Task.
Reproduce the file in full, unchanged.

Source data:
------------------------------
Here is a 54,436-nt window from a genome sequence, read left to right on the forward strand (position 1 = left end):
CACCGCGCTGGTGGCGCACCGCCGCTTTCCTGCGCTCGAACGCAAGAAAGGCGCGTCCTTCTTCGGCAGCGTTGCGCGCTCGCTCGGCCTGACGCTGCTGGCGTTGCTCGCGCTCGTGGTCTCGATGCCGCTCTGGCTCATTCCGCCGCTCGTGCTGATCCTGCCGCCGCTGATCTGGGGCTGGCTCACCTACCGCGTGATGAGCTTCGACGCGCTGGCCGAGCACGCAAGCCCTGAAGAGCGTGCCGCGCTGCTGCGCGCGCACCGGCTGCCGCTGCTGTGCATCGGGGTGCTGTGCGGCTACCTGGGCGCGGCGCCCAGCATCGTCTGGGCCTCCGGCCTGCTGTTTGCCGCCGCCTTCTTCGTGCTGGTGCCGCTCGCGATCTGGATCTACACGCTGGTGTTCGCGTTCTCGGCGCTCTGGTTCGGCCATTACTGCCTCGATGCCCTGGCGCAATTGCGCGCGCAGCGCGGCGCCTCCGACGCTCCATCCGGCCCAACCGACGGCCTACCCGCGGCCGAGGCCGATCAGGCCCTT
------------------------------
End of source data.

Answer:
Here is a 54,436-nt window from a genome sequence, read left to right on the forward strand (position 1 = left end):
CACCGCGCTGGTGGCGCACCGCCGCTTTCCTGCGCTCGAACGCAAGAAAGGCGCGTCCTTCTTCGGCAGCGTTGCGCGCTCGCTCGGCCTGACGCTGCTGGCGTTGCTCGCGCTCGTGGTCTCGATGCCGCTCTGGCTCATTCCGCCGCTCGTGCTGATCCTGCCGCCGCTGATCTGGGGCTGGCTCACCTACCGCGTGATGAGCTTCGACGCGCTGGCCGAGCACGCAAGCCCTGAAGAGCGTGCCGCGCTGCTGCGCGCGCACCGGCTGCCGCTGCTGTGCATCGGGGTGCTGTGCGGCTACCTGGGCGCGGCGCCCAGCATCGTCTGGGCCTCCGGCCTGCTGTTTGCCGCCGCCTTCTTCGTGCTGGTGCCGCTCGCGATCTGGATCTACACGCTGGTGTTCGCGTTCTCGGCGCTCTGGTTCGGCCATTACTGCCTCGATGCCCTGGCGCAATTGCGCGCGCAGCGCGGCGCCTCCGACGCTCCATCCGGCCCAACCGACGGCCTACCCGCGGCCGAGGCCGATCAGGCCCTT